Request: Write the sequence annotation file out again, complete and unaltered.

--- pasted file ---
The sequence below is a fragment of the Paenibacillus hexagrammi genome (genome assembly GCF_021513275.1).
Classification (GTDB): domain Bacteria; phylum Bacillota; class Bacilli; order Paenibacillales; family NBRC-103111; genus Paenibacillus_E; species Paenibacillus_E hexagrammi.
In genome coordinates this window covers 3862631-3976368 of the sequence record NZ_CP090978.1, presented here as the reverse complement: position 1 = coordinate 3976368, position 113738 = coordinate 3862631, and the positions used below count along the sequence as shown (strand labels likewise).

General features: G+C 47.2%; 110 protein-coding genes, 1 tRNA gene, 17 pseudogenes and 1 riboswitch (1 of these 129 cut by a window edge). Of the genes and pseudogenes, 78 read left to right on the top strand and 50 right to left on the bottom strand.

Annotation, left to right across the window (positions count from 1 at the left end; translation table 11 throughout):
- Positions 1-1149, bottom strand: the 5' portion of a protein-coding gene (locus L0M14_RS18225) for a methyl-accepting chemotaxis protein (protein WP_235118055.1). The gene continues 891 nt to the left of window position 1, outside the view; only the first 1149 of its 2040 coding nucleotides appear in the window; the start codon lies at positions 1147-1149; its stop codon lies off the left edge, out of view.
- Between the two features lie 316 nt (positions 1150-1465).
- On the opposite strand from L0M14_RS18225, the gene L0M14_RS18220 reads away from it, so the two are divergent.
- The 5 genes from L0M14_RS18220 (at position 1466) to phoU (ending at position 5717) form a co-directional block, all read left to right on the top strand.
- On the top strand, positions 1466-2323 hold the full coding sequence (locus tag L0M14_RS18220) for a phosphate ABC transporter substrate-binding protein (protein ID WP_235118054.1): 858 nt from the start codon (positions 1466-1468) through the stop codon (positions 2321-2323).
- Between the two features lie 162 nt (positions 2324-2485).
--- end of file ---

The sequence below is a fragment of the Paenibacillus hexagrammi genome (genome assembly GCF_021513275.1).
Classification (GTDB): domain Bacteria; phylum Bacillota; class Bacilli; order Paenibacillales; family NBRC-103111; genus Paenibacillus_E; species Paenibacillus_E hexagrammi.
In genome coordinates this window covers 3862631-3976368 of the sequence record NZ_CP090978.1, presented here as the reverse complement: position 1 = coordinate 3976368, position 113738 = coordinate 3862631, and the positions used below count along the sequence as shown (strand labels likewise).

General features: G+C 47.2%; 110 protein-coding genes, 1 tRNA gene, 17 pseudogenes and 1 riboswitch (1 of these 129 cut by a window edge). Of the genes and pseudogenes, 78 read left to right on the top strand and 50 right to left on the bottom strand.

Annotation, left to right across the window (positions count from 1 at the left end; translation table 11 throughout):
- Positions 1-1149, bottom strand: the 5' portion of a protein-coding gene (locus L0M14_RS18225) for a methyl-accepting chemotaxis protein (protein WP_235118055.1). The gene continues 891 nt to the left of window position 1, outside the view; only the first 1149 of its 2040 coding nucleotides appear in the window; the start codon lies at positions 1147-1149; its stop codon lies off the left edge, out of view.
- Between the two features lie 316 nt (positions 1150-1465).
- On the opposite strand from L0M14_RS18225, the gene L0M14_RS18220 reads away from it, so the two are divergent.
- The 5 genes from L0M14_RS18220 (at position 1466) to phoU (ending at position 5717) form a co-directional block, all read left to right on the top strand.
- On the top strand, positions 1466-2323 hold the full coding sequence (locus tag L0M14_RS18220) for a phosphate ABC transporter substrate-binding protein (protein ID WP_235118054.1): 858 nt from the start codon (positions 1466-1468) through the stop codon (positions 2321-2323).
- Between the two features lie 162 nt (positions 2324-2485).